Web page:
Professor Matthias Weller

EBS University for Business and Law, Wiesbaden

Matthias Weller, Vice Dean of the EBS Law School, holds the Chair of Civil Law, Civil Procedure and Private International Law at EBS Law School, EBS University for Business and Law (, Wiesbaden, Germany.

He is the Director of the EBS Law School Research Center on Transnational Commercial Dispute Resolution and the Academic Director of the “EBS Law Term”, the English semester programme for incoming foreign students from the 90 partner faculties of the EBS Law School.

In addition, Matthias Weller is a Member of the European Law Institute and its Spe-cial Interest Group on Dispute Resolution whose first constituting meeting took place at the EBS Law School in February 2016. He regularly speaks at conferences on in-ternational dispute resolution, private international law and the unification of law in-cluding recently the 10th Anniversary Conference of the Journal of Private Interna-tional Law at the University of Cambridge and the RIW Conference on Private En-forcement of Cartel Damages Claims in Frankfurt. He acted as the National Reporter for Germany to the XIV. Congress of the Academy of Comparative Law in Vienna in 2014 on the effects of corruption on commercial contracts, and he will act again as a National Reporter for Germany to the XVI. Congress of the Academy of Comparative Law in Fukuoka in 2018 on optional choice of court agreements. He was invited to teach a special course at the Hague Academy for International Law in 2019 on “‘Mu-tual Trust’: A suitable Foundation for Private International Law in Regional Integration Communities and Beyond?” In preparation of this course he stayed at the Harvard Law School for research in July and August 2016.

In 2011, he completed his post-doc senior fellowship at the Institute for Foreign and Private International and Commercial Law at the University of Heidelberg (Habilita-tion) and received the venia legendi for civil law including European private law, pri-vate international law, comparative law, civil procedure and copyright law. During this time, he was involved in projects on European procedural law, for example the “Hei-delberg Report” of 2008 on the Brussels I Regulation. In 2005, he completed his doc-toral thesis at the University of Heidelberg, supported by a PhD stipend by the Ger-man National Scholarship Foundation (Studienstiftung des deutschen Volkes) on the public policy control of international choice of court agreements. In 1998/1999 he held the Joseph Story Fellowship in Private Internatioal Law at the Harvard Law School. 1994/1995 he was a scholar of the exchange programme between the Uni-versities of Heidelberg and Cambridge and studied law at St. John’s College. In 1992 he was awarded a scholarship by the German National Scholarship Foundation (Studienstiftung des deutschen Volkes).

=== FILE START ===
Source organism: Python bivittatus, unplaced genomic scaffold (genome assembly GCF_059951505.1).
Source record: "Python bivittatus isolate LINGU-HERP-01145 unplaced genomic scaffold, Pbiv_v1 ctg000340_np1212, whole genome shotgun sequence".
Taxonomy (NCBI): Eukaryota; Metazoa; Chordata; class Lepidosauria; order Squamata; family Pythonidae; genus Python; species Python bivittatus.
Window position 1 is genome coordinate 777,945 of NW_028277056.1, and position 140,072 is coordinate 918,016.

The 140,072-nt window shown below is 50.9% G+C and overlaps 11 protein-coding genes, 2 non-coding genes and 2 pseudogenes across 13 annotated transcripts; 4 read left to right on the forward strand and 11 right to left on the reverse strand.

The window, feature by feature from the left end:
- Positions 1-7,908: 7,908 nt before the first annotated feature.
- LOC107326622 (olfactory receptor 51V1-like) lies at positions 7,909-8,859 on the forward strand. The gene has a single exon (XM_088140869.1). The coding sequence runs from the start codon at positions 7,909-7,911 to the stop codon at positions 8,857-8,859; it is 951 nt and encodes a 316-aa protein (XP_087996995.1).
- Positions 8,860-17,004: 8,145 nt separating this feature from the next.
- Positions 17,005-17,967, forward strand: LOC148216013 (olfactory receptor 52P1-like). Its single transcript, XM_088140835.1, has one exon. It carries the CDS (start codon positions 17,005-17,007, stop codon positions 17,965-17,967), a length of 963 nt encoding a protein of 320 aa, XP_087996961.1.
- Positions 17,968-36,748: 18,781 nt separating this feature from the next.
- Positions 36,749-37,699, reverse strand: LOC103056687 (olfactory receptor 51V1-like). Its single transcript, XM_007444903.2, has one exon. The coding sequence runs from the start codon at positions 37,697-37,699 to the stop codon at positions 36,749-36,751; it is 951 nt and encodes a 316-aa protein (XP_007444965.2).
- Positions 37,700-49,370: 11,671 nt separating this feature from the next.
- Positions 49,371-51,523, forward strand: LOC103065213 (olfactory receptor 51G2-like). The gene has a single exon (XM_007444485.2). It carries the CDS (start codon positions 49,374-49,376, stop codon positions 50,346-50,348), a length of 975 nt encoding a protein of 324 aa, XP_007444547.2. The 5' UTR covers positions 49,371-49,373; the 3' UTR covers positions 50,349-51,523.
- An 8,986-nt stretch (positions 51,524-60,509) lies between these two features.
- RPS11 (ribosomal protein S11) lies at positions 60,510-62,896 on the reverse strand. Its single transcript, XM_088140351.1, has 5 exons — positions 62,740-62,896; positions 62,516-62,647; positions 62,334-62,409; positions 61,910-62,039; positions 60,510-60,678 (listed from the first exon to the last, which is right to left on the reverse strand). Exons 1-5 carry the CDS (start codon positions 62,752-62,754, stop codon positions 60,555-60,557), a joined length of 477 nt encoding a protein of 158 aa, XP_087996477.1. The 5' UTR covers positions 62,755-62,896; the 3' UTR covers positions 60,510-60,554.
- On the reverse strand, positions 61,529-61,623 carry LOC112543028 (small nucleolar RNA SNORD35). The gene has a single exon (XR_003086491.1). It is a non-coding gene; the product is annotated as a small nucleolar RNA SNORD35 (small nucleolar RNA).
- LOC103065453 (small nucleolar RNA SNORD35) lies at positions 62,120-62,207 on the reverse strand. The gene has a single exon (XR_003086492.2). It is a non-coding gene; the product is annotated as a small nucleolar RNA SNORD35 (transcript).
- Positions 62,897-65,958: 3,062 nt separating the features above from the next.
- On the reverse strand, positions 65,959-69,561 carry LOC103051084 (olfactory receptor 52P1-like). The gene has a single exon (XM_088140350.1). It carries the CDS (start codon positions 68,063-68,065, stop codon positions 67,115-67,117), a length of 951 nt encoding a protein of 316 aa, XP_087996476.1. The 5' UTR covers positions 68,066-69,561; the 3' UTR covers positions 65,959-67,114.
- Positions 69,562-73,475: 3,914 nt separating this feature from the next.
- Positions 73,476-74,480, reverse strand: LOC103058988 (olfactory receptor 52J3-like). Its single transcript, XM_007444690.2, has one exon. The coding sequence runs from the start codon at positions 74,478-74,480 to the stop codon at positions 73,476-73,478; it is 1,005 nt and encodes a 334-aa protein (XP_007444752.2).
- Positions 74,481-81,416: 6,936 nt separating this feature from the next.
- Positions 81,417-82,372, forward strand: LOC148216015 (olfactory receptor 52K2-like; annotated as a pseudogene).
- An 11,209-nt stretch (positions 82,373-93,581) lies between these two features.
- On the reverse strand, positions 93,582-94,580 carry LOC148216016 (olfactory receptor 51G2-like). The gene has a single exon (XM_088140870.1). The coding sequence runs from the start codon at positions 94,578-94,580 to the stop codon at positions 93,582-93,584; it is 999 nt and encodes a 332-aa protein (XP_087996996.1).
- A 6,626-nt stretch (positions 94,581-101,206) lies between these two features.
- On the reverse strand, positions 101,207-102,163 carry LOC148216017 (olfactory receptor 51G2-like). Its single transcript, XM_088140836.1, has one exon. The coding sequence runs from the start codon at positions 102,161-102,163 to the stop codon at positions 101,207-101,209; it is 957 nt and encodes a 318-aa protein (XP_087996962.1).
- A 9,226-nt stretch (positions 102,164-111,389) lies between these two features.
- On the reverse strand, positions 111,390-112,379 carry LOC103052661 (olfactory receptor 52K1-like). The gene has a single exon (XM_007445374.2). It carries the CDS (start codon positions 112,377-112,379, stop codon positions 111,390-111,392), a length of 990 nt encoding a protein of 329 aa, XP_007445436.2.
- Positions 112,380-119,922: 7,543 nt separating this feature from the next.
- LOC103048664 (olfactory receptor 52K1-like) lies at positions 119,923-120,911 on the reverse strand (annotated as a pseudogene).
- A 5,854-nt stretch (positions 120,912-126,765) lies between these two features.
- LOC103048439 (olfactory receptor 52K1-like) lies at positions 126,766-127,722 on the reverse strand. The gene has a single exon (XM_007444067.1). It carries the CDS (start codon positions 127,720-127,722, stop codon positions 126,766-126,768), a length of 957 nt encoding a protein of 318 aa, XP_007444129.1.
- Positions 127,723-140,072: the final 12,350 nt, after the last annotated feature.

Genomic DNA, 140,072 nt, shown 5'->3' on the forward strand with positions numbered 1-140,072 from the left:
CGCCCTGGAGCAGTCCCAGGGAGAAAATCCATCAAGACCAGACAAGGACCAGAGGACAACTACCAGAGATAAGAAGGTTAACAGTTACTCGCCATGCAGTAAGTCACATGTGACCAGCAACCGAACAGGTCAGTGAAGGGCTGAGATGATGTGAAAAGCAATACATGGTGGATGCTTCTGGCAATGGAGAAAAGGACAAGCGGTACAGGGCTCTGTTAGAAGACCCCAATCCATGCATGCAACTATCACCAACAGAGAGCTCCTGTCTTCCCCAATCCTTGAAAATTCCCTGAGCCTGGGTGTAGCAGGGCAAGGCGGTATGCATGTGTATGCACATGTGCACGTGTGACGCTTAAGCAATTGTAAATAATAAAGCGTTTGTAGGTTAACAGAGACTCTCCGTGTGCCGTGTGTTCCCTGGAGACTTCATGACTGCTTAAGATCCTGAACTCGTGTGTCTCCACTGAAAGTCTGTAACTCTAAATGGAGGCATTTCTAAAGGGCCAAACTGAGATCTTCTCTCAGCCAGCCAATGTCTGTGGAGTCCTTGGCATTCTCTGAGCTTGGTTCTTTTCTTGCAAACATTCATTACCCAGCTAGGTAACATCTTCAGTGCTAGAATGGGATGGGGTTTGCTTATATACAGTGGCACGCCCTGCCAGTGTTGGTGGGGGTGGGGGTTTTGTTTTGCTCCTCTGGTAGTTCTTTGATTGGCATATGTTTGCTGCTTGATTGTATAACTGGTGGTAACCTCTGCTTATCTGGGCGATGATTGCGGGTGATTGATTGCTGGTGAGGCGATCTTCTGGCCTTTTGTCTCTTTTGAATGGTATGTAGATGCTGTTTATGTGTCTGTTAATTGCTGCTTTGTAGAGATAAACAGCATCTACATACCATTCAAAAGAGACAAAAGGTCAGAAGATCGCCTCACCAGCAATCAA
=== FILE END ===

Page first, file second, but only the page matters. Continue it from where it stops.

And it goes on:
His research includes all aspects of international and European civil procedure and private international law, in particular the judicial cooperation in regional integration communities. A special focus is on choice of forum agreements. During his stay at the Max Planck Institute he will further explore the principle of mutual trust as a leit-motif of judicial cooperation in the EU and beyond.